Home > Blockchain, business model, Content Protection, Copyright, Digital, DRM, Intellectual Property, Internet Business > Are NFTs the future of digital IP and the creative world, or just a remix of DRM and all its woes? (Part 3)

Are NFTs the future of digital IP and the creative world, or just a remix of DRM and all its woes? (Part 3)

This is third in a series of posts to share some observations, opinions and conclusions from playing with this intriguing technology that sits squarely at the intersection of digital technology, creative content and intellectual property. The topic is broken down into the following parts:

  1. What are NFTs (and the non-fungibility superpower)?
  2. What has this got to do with Intellectual Property (and content protection)?
  3. Does it mean that NFTs are like DRM remixed?
  4. How does it affect the creative industry today and in the future?
  5. Summary observations and conclusions.
My Blogpost NFT
Blogpost NFT

In the previous post, we explored how NFTs build on those legacy technologies that both necessitate and challenge the concept of, (and technical protections for), intellectual property rights, thus raising the question… 

3 – Does it mean that NFTs  are just a remix of DRM?

No. Far from it, they are two entirely different things with distinct contexts and perspectives.

DRM is a technical protection mechanism introduced by content industry players to tackle the challenge of unprecedented and disruptive abundance of digitally perfect replicas in an old world content economy built on scarcity.

On the other hand, NFTs create a semblance of scarcity and uniqueness in a world now largely acclimatised and adapted to the power of sharing, (over-sharing?), and remixing digital content, often as a means to engage, influence and monetize a target audience via sometimes novel business models.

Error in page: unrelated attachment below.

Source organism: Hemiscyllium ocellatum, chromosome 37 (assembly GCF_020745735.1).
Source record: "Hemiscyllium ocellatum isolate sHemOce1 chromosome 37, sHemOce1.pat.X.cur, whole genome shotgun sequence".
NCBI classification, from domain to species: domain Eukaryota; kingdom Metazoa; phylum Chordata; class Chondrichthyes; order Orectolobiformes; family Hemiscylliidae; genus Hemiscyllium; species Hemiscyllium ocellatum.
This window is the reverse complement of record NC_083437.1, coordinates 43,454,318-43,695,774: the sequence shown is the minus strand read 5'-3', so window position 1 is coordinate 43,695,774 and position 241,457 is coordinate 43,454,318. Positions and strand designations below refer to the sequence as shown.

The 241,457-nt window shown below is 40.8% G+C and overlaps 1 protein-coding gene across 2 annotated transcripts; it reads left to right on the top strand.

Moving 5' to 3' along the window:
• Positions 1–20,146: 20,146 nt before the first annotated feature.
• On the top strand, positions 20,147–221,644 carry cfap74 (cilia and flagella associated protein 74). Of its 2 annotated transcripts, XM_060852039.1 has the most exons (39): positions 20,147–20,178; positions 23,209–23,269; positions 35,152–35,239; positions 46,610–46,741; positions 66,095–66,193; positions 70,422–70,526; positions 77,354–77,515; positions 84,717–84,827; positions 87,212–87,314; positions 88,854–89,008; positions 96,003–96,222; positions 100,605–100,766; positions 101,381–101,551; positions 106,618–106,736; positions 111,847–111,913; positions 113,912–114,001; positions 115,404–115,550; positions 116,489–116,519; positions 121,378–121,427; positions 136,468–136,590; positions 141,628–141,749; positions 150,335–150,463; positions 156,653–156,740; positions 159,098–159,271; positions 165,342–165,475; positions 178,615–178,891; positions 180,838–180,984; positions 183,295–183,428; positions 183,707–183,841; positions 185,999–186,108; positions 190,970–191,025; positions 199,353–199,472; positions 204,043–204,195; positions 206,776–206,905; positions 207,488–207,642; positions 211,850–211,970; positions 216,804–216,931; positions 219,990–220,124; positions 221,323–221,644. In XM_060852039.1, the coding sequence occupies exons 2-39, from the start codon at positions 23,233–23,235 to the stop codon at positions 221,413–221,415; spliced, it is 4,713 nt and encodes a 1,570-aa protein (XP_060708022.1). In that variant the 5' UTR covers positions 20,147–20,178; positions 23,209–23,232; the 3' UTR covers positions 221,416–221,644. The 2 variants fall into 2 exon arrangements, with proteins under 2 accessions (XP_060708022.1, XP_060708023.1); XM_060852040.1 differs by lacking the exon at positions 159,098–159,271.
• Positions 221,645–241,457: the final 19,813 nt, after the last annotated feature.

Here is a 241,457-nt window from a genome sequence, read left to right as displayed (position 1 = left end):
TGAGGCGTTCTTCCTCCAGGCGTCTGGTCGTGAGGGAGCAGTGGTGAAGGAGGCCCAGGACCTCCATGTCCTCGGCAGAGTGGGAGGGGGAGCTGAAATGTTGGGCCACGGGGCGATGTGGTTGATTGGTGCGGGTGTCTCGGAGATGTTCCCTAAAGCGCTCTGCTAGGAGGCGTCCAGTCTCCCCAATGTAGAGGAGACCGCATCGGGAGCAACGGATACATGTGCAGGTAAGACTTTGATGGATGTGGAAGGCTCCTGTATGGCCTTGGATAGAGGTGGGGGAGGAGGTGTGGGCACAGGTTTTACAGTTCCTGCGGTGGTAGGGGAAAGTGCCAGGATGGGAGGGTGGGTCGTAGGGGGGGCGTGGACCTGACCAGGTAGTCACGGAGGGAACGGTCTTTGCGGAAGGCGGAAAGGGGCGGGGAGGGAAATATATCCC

Furthermore, content protection mechanisms such as DRM may modify the target content in order to track, manage or otherwise control access to it, whereas NFTs only subsist in the metadata that links the item – it is agnostic of the target. However, this hasn’t affected the perception of some NFTs as items of tremendous value – I am still trying to get my head around that!

So there you have it, DRM and NFTs are two different things, playing slightly different roles, albeit in the same digital content ball park.

In the next part, we’ll examine current and potential future effects of NFTs on the creative world today.


Disclaimer:The opinions expressed in this post are mine alone, and do not reflect those of my employer or professional affiliations in any way, shape or form. Secondly, it does not constitute any legal, financial, spiritual or otherwise professional advice, and I do not claim any specific expertise on these topics. Furthermore, I believe, we’re still very early into these particular digital technologies and their fast emerging use cases, therefore it is always advisable to proceed with caution. 

Note: As part of my education, research, and experimentation, I purchased a couple of NFTs and even minted a few pieces on OpenSea, (the above NFT image is based on an early draft of this article). It is used here for illustration and critique purposes only.

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